Webster's Revised Unabridged Dictionary (1913 + 1828)


Displaying 2 result(s) from the 1913 edition:
Nature (Page: 965)

Na"ture (?; 135), n. [F., fr. L. natura, fr. natus born, produced, p.p. of nasci to be born. See Nation.]

1. The existing system of things; the world of matter, or of matter and mind; the creation; the universe.

But looks through nature up to nature's God. Pope.
Nature has caprices which art can not imitate. Macaulay.

2. The personified sum and order of causes and effects; the powers which produce existing phenomena, whether in the total or in detail; the agencies which carry on the processes of creation or of being; -- often conceived of as a single and separate entity, embodying the total of all finite agencies and forces as disconnected from a creating or ordering intelligence.

I oft admire How Nature, wise and frugal, could commit Such disproportions. Milton.

3. The established or regular course of things; usual order of events; connection of cause and effect.

4. Conformity to that which is natural, as distinguished from that which is artifical, or forced, or remote from actual experience.

One touch of nature makes the whole world kin. Shak.

5. The sum of qualities and attributes which make a person or thing what it is, as distinct from others; native character; inherent or essential qualities or attributes; peculiar constitution or quality of being.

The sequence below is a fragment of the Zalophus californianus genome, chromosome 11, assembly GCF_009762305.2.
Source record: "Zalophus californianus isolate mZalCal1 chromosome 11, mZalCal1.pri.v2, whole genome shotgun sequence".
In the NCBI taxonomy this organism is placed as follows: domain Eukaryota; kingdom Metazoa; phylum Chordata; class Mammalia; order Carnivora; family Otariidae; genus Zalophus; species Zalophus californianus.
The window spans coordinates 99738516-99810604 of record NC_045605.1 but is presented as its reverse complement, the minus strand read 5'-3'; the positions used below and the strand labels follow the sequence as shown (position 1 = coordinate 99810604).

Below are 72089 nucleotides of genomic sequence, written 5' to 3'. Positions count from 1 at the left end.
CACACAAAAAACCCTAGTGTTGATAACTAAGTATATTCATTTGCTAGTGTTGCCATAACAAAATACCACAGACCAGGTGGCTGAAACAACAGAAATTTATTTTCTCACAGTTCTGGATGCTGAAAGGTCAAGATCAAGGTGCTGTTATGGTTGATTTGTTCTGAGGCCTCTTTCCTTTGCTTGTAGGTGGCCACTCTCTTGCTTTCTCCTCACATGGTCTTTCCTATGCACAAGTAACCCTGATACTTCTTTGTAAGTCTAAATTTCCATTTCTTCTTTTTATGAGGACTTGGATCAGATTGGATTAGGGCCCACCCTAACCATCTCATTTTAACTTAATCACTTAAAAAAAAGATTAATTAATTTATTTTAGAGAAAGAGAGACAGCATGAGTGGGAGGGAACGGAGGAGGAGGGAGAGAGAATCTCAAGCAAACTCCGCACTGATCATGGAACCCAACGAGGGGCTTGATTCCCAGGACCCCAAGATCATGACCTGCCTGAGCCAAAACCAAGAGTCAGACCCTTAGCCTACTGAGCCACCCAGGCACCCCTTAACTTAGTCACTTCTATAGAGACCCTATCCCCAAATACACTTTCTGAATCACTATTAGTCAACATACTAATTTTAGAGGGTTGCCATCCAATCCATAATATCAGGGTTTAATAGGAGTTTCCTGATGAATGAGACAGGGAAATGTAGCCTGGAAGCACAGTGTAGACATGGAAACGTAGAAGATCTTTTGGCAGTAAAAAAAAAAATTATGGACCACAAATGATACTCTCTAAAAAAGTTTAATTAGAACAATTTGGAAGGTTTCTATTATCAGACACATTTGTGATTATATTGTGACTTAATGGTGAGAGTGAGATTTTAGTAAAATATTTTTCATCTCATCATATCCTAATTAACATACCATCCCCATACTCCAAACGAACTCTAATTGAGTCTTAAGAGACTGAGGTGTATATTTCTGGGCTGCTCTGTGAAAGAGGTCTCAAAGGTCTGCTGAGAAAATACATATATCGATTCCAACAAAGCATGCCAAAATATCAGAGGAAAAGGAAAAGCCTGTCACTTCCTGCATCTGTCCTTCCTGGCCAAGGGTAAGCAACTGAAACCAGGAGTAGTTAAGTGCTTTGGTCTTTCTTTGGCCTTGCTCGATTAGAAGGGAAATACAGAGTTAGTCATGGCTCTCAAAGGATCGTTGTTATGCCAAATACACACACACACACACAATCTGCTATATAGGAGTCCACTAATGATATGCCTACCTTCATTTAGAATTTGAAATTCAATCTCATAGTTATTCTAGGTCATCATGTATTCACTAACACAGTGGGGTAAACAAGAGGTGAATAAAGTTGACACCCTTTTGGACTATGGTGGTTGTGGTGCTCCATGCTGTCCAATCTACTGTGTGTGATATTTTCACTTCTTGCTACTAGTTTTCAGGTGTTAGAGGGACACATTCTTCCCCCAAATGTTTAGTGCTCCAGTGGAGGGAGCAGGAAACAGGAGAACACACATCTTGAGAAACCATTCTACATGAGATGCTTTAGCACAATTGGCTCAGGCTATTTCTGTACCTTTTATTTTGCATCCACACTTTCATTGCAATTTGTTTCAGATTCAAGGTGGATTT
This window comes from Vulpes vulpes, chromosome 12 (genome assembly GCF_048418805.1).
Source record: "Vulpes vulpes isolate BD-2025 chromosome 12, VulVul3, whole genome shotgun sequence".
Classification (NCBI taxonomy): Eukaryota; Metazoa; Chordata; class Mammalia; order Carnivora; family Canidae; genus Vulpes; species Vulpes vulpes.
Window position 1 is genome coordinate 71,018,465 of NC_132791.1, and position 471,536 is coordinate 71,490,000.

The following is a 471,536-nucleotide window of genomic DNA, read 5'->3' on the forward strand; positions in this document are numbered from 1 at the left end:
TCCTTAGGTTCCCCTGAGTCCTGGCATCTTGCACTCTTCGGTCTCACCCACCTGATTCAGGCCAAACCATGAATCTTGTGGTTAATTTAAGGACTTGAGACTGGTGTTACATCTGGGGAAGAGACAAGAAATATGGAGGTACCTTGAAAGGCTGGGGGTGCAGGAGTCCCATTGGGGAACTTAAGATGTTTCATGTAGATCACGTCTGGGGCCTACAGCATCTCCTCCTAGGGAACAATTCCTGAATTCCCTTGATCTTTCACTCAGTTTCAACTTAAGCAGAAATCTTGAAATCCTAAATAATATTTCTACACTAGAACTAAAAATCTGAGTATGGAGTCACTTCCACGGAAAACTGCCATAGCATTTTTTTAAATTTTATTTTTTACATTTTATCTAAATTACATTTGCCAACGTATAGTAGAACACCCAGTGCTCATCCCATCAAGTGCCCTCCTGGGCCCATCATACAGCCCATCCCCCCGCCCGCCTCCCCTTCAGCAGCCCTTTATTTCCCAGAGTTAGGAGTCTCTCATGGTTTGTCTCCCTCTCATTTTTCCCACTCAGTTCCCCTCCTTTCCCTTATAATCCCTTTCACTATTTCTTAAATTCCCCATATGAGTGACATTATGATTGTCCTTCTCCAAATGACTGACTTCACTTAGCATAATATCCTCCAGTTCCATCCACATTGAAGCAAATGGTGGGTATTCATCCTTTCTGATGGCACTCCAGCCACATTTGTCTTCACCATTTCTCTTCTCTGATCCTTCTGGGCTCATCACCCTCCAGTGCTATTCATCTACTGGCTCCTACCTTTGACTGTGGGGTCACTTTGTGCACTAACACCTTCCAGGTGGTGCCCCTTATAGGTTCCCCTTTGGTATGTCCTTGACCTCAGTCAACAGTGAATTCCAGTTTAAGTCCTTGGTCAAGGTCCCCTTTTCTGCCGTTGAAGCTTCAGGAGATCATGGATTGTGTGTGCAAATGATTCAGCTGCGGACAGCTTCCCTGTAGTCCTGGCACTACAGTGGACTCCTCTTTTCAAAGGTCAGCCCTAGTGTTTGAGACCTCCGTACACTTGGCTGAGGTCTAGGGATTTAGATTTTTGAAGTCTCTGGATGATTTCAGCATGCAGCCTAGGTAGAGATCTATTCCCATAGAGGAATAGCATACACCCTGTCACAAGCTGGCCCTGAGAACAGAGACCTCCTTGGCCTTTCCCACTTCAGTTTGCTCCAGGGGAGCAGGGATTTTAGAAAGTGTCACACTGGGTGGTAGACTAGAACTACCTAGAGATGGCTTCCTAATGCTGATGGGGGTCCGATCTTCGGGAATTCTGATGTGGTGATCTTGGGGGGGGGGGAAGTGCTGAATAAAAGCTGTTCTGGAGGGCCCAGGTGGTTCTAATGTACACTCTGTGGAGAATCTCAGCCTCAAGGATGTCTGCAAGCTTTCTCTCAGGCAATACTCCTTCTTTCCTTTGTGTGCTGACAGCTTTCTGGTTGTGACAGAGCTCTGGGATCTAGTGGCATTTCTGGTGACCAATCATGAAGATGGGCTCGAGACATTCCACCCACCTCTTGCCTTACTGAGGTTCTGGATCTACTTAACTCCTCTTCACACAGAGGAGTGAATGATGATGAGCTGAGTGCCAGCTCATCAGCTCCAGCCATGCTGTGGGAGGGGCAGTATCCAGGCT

Thou, therefore, whom thou only canst redeem, Their nature also to thy nature join, And be thyself man among men on earth. Milton.

6. Hence: Kind, sort; character; quality.

A dispute of this nature caused mischief. Dryden.

7. Physical constitution or existence; the vital powers; the natural life. My days of nature." Shak.

Oppressed nature sleeps. Shak.

8. Natural affection or reverence.

Have we not seen The murdering son ascend his parent's bed, Through violated nature foce his way? Pope.

9. Constitution or quality of mind or character.

A born devil, on whose nature Nurture can never stick. Shak.
That reverence which is due to a superior nature. Addison.
Good nature, Ill nature. see under Good and Ill. -- In a state of nature. (a) Naked as when born; nude. (b) In a condition of sin; unregenerate. (c) Untamed; uncvilized. -- Nature printng, a process of printing from metallic or other plates which have received an impression, as by heavy pressure, of an object such as a leaf, lace, or the like. -- Nature worship, the worship of the personified powers of nature. -- To pay the debt of nature, to die.
Nature (Page: 965)

Na"ture, v. t. To endow with natural qualities. [Obs.]

He [God] which natureth every kind. Gower.